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A hand sanitizer, skin antiseptic, or sanitizer is a type of disinfectant used in the healthcare environment to prevent the transmission of pathogens and to follow basic hand hygiene practices in areas where a sink and soap are not available. Supplement or alternative to hand washing with soap and water as appropriate. Available in various forms: liquid solution, gel, foam. The active ingredient in handrub can be isopropanol, ethanol, n-propanol, or povidone iodine. Adjuvants typically include a thickener such as polyacrylic acid, humectants such as glycerin as well as propylene glycol, and plant essential oils. Alcohol-based antiseptics are considered to be more effective at killing microorganisms than soap, and they dry out the skin of the hands less. All hand sanitizers contain alcohol, tertiary or quaternary amines, low concentrations of the nitrogenous cationic surfactant benzalkonium chloride, chlorinated aromatics triclosan, or povidone iodine.
To effectively combat microbes, the alcohol concentration in hand cleaners must be above 80%. For healthcare facilities such as hospitals and clinics, the optimal concentration of alcohol to kill germs is 70% to 95%. Alcohol-based hand cleansers, which contain two different bacteria-fighting agents (i.e., alcohol and gluconate), are significantly more effective preoperative topical skin antiseptics in hospitals than alcohol itself. Most alcohol-based antiseptics contain a moisturizer to help protect your hands from drying out too much.
The same ingredients are used in both over-the-counter hand sanitizers and hospital antiseptics and include alcohols (ethanol, isopropanol, and others), sometimes combined with other compounds such as quaternary salts (benzalkonium chloride). The use of quaternary salts is mainly aimed at increasing the antimicrobial efficacy of the product, however, these compounds can cause allergic reactions in some people. However, allergic reactions to quaternary salts are extremely rare, and the benefits of using them (increased antimicrobial efficacy) far outweigh the risks. The concentration of quaternary salts in one known antiseptic was 200 parts per million. Such a concentration will never lead to "stickiness", even if the agent is applied dozens of times a day. Quaternary salts tend to build up on the skin, and since medical personnel use handrub frequently throughout the day, this build-up can lead to a "sticky" effect. Gel hand sanitizers, used many times a day, leave a "sticky" residue due to their gel structure. The gel does not evaporate and remains on the hands until removed with soap and water.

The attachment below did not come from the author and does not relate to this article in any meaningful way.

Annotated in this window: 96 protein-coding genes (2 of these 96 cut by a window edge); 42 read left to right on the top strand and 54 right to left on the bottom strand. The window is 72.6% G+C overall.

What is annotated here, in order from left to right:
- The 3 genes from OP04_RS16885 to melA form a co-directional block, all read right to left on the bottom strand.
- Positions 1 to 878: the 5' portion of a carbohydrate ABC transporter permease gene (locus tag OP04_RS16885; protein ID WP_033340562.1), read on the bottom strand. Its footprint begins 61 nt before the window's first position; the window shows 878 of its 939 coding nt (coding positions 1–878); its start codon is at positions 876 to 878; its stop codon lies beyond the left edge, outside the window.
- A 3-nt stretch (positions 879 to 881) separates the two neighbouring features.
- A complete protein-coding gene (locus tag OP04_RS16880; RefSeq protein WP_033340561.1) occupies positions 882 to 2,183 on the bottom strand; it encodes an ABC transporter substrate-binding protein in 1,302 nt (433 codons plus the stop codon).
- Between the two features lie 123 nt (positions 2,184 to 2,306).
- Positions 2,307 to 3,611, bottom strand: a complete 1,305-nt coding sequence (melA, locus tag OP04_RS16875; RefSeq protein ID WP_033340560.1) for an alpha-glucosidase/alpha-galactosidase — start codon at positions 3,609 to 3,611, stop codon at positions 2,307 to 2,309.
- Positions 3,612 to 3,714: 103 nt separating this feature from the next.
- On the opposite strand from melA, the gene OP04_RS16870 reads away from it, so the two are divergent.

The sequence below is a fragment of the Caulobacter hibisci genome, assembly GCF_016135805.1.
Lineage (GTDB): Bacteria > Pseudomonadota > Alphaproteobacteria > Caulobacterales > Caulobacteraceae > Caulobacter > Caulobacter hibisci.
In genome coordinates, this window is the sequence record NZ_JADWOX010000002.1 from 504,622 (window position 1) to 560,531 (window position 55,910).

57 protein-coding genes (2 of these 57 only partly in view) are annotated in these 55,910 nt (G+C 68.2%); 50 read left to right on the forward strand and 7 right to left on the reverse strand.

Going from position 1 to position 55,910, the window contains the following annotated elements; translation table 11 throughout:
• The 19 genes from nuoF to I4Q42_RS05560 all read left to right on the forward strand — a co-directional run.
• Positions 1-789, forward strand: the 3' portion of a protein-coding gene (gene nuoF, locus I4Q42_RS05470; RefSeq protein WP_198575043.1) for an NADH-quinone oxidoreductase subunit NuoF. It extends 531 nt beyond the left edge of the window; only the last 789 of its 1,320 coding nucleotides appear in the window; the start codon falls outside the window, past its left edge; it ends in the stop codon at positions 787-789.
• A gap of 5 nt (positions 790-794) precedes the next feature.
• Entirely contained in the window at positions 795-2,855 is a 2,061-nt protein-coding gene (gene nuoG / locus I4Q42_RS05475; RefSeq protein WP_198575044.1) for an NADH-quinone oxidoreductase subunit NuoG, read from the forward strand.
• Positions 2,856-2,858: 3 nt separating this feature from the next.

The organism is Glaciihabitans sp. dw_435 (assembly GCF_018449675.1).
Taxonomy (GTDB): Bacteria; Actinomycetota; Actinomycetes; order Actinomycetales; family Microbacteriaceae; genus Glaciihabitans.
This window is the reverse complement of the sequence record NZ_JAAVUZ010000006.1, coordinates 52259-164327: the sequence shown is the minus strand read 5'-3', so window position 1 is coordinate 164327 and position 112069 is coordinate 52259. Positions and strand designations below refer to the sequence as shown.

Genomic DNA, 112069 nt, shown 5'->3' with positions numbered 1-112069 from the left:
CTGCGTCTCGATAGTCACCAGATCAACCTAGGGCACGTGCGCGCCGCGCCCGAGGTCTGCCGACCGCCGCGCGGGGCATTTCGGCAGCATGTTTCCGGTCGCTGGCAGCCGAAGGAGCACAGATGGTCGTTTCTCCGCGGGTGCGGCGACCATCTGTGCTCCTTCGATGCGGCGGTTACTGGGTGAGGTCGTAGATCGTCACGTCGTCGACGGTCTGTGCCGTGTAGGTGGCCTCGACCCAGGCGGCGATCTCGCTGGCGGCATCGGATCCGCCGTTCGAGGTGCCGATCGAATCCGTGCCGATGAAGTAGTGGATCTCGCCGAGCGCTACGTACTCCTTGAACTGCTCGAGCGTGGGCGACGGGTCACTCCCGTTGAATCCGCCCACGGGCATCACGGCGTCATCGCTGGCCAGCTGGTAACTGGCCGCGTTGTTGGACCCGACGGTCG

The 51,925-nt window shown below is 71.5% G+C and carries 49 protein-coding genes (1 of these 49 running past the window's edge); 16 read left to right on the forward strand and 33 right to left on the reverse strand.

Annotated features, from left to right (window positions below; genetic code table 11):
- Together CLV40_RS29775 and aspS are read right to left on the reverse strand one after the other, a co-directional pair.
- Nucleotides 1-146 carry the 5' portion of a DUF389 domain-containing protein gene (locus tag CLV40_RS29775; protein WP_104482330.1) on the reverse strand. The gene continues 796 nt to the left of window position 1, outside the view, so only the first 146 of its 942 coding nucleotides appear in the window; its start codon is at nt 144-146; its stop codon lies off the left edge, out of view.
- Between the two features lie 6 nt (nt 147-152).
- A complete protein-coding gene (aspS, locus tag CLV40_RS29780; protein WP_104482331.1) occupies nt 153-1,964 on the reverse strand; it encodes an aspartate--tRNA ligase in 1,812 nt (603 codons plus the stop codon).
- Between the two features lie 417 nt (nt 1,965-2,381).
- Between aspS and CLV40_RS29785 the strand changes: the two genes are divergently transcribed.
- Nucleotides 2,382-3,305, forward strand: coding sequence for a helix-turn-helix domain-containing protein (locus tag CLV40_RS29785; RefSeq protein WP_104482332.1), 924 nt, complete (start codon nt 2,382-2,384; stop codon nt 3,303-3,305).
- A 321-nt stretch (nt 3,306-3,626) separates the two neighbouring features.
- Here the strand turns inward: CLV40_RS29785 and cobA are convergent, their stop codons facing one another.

Known skin antiseptics based on Povidone-iodine. Povidone iodine is a complex compound of polyvinylpyrrolidone (PVP) and elemental iodine (I). PVP-I is readily soluble in water, alcohols, including ethylene glycol and glycerin. It first appeared on the market in 1955 and has since become a versatile, widely used skin antiseptic. Possesses low toxicity in comparison with other iodine-containing preparations. Iodine, which is in the form associated with polyvinylpyrrolidone, is very poorly absorbed through the skin. The main drawbacks of povidone iodine are the frequent incidence of skin redness, itching, and irritation of the tissues around the site of application.
All alcohol-based hand sanitizers eliminate the sticky effect and the risk of allergic reactions. The alcohol in the alcohol-containing gel evaporates, but the gel remains on the hands and can cause allergic reactions.